PROCUREMENT reform is such an enduring issue in Washington, one is tempted to take a ``ho hum'' attitude toward Defense Secretary Cheney's recent stab at it. Reform proposals have flitted in before, only to pile up as the Pentagon's ponderous machinery creaked on. But past inaction, or inadequate action, doesn't have to determine the present. This time the plan may well be followed by action. An extensive military-procurement scandal is, after all, fresh in the public's mind. Equally important, the Pentagon under Mr. Cheney is in a period of decreasing military budgets, the result of both federal spending constraints and a changing strategic environment. The Soviet threat is receding; domestic priorities, after a time of huge military outlays in the early '80s, are reasserting themselves.
New thinking is called for at the Pentagon, and a leaner, more efficient, less abuse-prone acquisitions systems should be part of it. Many of the ideas in Cheney's plan - stronger civilian authority, less duplication of effort - are familiar from past calls for reform. That doesn't mean they've really been tried, however. Most of the secretary's proposals make sense. They're a good blueprint for action. What's needed, above all, is the will to implement them.
A test of that will is whether the new team of civilian officials in the Pentagon assert the kind of power implied in the Cheney plan. Will the undersecretary of defense for acquisitions be given the authority to run the system and overrule his counterparts in uniform? Incoming civilians are always at a disadvantage in knowing their way around the Pentagon, and the secretary's proposals do little to reduce the military's authority in procurement matters. The report does propose removing some military positions that simply duplicate or parallel civilian posts. That would be a good step. The same goes for stronger educational and training requirement for procurement officials. At present, many lack even a college degree. Acquisitions officers within the military, too, would have enhanced career status under the secretary's plan.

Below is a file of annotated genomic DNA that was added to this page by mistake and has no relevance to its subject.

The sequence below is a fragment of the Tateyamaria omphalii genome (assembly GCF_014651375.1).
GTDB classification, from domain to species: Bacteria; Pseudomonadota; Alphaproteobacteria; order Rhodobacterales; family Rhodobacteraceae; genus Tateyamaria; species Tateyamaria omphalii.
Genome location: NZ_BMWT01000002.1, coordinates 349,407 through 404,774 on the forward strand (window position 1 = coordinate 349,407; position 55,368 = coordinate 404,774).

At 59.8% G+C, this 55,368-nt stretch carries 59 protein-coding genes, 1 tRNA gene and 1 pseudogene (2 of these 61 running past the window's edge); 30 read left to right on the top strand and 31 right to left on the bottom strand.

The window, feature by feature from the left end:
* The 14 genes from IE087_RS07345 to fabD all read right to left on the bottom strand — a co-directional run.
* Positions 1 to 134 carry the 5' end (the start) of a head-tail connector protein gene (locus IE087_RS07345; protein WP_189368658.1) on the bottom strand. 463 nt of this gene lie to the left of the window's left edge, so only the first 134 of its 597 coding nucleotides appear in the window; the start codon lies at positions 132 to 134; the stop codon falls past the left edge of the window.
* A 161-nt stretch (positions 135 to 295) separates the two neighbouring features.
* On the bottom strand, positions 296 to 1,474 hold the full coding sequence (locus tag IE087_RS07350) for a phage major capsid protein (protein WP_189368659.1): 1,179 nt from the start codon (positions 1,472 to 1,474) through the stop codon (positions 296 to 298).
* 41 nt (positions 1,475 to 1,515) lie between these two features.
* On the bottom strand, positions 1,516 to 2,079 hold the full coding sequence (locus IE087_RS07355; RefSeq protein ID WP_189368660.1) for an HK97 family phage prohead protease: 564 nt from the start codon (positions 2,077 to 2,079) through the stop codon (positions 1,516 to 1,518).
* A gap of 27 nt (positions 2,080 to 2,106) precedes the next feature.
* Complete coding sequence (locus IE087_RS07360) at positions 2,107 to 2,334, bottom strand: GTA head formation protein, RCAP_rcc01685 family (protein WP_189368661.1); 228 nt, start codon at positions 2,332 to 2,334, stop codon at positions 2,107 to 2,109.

Cheney also envisions new bureaucratic structures to enhance efficiency. This may help, but it will have to amount to more than the management reshuffling almost every new secretary indulges in. Stronger ethics codes are another theme - but, again, active enforcement, carried out by officers who leave their desks and remind people of the law, is crucial.
The secretary anticipates it will take four years or more to put the reforms in place and realize the $30 billion he hopes to save. That's probably realistic. But we look forward to some much earlier indications that this Pentagon chief means what he says.